Study Reveals Lowest Home Purchase Rate by Foreign Buyers in 14 Years
According to a recent study by the National Association of Realtors®(NAR), international homebuyers saw a decline in real estate transactions over the past year, facing similar challenges as domestic buyers.
From April 2022 to March 2023, foreign buyers purchased a total of 84,600 properties, the lowest level since 2009 and down 14.2% compared to the previous year. In terms of investment, these buyers spent $53.3 billion on real estate, a decrease of 9.6% from the previous year.
This decline in purchase activity highlights the difficulties in the US housing market, including a shortage of available homes for sale and higher prices. Additionally, foreign buyers may face additional obstacles in Florida due to new legislation.
NAR’s chief economist, Lawrence Yun, stated that the decrease in international buyers can be attributed to the reduced housing inventory in the US and higher borrowing costs worldwide. However, the end of the pandemic and the subsequent recovery of international travel are expected to lead to an increase in foreign transactions in the coming months and years.
Analysts found that international buyers typically spent approximately $12,200 more on a home compared to domestic buyers. This is often due to their preference for popular coastal areas and cash purchases.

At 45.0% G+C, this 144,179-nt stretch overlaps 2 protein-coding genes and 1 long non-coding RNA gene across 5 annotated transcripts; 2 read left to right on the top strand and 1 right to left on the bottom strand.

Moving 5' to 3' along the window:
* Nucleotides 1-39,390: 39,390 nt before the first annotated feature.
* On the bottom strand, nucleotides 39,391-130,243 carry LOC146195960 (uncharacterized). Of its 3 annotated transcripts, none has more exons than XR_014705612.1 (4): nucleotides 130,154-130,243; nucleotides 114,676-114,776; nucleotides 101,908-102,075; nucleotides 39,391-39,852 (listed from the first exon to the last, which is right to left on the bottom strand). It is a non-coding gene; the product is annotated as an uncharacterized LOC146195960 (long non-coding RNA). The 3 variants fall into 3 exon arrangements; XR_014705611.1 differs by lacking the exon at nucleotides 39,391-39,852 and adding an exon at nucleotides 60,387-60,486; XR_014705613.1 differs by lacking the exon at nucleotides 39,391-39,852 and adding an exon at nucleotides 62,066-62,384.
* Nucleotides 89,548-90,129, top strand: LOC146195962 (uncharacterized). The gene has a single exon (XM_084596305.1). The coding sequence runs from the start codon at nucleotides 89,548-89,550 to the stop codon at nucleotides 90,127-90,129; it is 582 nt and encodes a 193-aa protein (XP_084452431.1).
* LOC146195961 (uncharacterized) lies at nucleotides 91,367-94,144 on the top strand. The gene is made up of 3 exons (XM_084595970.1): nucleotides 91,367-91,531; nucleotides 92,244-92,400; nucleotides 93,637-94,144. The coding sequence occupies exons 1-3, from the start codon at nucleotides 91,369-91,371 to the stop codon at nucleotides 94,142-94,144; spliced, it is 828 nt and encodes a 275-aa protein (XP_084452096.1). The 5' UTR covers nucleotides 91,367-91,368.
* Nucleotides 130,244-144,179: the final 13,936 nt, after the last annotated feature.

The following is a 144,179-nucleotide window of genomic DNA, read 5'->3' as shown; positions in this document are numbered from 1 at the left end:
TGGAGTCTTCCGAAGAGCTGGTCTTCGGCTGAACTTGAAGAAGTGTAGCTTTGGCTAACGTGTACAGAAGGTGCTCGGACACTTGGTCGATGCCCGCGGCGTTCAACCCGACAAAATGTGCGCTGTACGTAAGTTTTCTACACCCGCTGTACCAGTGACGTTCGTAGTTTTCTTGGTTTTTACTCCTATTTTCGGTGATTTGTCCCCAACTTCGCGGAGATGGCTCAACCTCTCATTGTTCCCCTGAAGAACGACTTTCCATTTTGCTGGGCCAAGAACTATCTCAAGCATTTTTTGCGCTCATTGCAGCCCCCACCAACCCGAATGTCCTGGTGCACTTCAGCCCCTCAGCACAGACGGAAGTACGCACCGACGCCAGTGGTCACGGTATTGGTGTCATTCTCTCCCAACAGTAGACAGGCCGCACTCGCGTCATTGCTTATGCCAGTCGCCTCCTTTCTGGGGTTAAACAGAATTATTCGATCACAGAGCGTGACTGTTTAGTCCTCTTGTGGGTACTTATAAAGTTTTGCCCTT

Notably, both the average sales price ($639,900) and median sales price ($396,400) for foreign buyers reached their highest levels on record, increasing by 7% and 8.3%, respectively.
In terms of property value, 15% of international homebuyers purchased homes valued at over $1 million during this period.
The study also revealed that 42% of foreign buyers made cash purchases, compared to 26% of the overall market. Non-resident foreign buyers accounted for 52% of cash transactions, while resident foreign buyers accounted for 32%.
Nearly half of the international buyers considered the property as either a vacation home, rental property, or both, in contrast to only 16% of all existing homebuyers.
Among all international buyers, Asians comprised the largest group at 38%, while Latin Americans accounted for 31% of the international buyer pool in the US.
The majority of foreign buyers came from China, representing at least 13% of all international purchases and investing $13.6 billion. Chinese buyers predominantly focused on high-priced areas such as California and New York, resulting in an average purchase price of $1.23 million and a median purchase price of $723,200.
Categorically, Mexican buyers opted for the most affordable US properties, favoring Texas as their ultimate destination. They constituted 11% of foreign buyers, injecting roughly $4.2 billion into the real estate market.
Canadians, ranking as the third-largest foreign buyer group, were the second-highest spenders per home. The average value of their purchases stood at $572,900, according to NAR. Canadians showed a tendency to acquire properties in popular vacation spots like Florida and Arizona. In total, they represented 10% of all international buyers, making a $6.6 billion investment in real estate.